Comfort and informative. It is more correct, of course, to write "or", because one conflicts with the other. In Pluto the balance between informativeness and comfort is shifted in the side of informativeness. Thanks to its moderate elongation, the Pluto does not wriggle and "flap its ears", but it makes pitch movements rather willingly and, perhaps, sharper than typical "after-school" wings. The amplitude of pitch motions in a strong turbulence may be impressive at first - but practice has shown that the Pluto is able to withstand rolls up to about 60 degrees without folding. Naturally, with such powerful pitch dynamics the Pluto is very informative. Even a novice pilot can understand what's going on with the air around the wing. And it's not just the pitch, the Pluto is very informative in terms of airspeed and brake loading. One might get the impression that the Pluto is brutal and even evil - but the abundance of information transmitted to the pilot has nothing to do with the likelihood of "catching" this or that dangerous mode, and in terms of resistance to collapse the Pluto is clearly superior to many of its "classmates". Moreover, it is very difficult to accidentally break the Pluto because of the high load on the brakes and their large (even by the standards of "after school" equipment) travel. Frankly speaking, for the first minutes of my acquaintance with the wing (and it was held in very strong weather) I was a little bit puzzled, to say the least, by the behavior of my test, butbut very quickly understood that there was nothing to be afraid of, and after half an hour of flight I started to get impudent, to drive through the streams with full gas pedal, to spin on the knife, etc. All this with the clear understanding that the machine has every right to punish the pilot with a couple or three hard knocks. And yes, I finally managed to get Pluto to fold. But the "asymmetry" of 30-40 percent, opening quickly and smoothly when releasing the gas pedal is not at all what I expected and feared. Even at maximum speed, the asymmetric additions turned out to be quite humane. All in all, the Pluto impressed me once again!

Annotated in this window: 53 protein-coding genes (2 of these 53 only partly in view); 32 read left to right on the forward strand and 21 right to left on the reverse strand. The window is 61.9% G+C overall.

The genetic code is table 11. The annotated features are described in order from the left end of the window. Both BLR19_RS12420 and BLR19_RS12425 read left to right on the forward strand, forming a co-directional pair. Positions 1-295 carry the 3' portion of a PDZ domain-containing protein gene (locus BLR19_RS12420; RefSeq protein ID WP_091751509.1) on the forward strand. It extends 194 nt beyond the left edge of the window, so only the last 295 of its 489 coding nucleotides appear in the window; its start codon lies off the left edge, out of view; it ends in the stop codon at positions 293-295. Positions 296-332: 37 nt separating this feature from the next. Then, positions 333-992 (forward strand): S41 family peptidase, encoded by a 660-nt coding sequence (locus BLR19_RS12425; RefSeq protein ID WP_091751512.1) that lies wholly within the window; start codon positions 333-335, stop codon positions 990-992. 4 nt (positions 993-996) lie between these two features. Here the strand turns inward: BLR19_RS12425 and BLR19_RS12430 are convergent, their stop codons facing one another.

Dynamics and power capacity. It's peculiar. On the one hand, Pluto stores more energy than on the average in its class. On the other hand, it is not in a hurry to quickly convert speed to height and vice versa. In this respect, the Pluto seems to me to be a very well and properly tuned wing. If you want or know how, it is not difficult to make the Pluto a powerful wing-over, or a ground-facing spiral. But even powerful maneuvers it tends to do so smoothly and gently, gradually releasing and storing energy. And that's a good thing.
Fast descent modes
A steep spiral
Perfect. The smoothness of the transients means that you can control the entrance and exit of the spiral very well. No spiral neutrality noticed when descending around -10 m/s.
Good. The force on the arms is a little high, and there is a probability of "catching" a slight, but unpleasant sway. Decrease is within normal limits.
A very interesting and unusual device in its own way. Typical "after-school" pilots are designed for pilots who gradually discover the world of paragliding in all its aspects, starting with steaming and calm transitions at moderate speeds. And Pluto from the first minutes of acquaintance encourages - no, more likely even provokes! - to constantly and repeatedly use high speeds, as it is accepted in the world of absolutely sportive equipment. The flight on the first step of gas pedal for Pluto is practically a standard mode on the transition. You can safely use the second step not being afraid of being on the ground in a minute or two because of strong acceleration of descent speed. You don't have to worry about collapses at top speed - they happen rarely and in really strong conditions, and the Pluto gets out of them very well. Does all this mean that the Pluto can be bad at low speeds and in thermals? Surprisingly, no. It's perfectly fine. It's just that the strength of this wing is precisely in high-speed transitions. Probably the best fit for this sport aggressor is for very ambitious pilots, who from the beginning of their independent life as a paraglider want to fly as it is used in serious competitions. However, the Pluto is also quite good as a "normal after school wing". But an "average after-school pilot" with no discernible sporting ambitions is unlikely to understand why such a machine is needed and what to do with it. Perhaps the Pluto will do best in strong mountain conditions, where the ability to fly at high speeds without fear of collapse is often the key to a decent sport performance. the minimum flight time required is about 5-10 hours; for talented pilots without obvious motor problems it is also suitable for training from scratch.
- Excellent combination of speed and quality on the right side of the polar
- High resistance to folding
- Good behavior on "fight" folds, including at top speed
- Higher load on brakes even for simple maneuvers, typical for cross-country flights
- Not the most comfortable behaviour in turbulence
I would like to thank my Axis dealer in Russia Sergey Kostromitin for providing me with a paraglider for testing.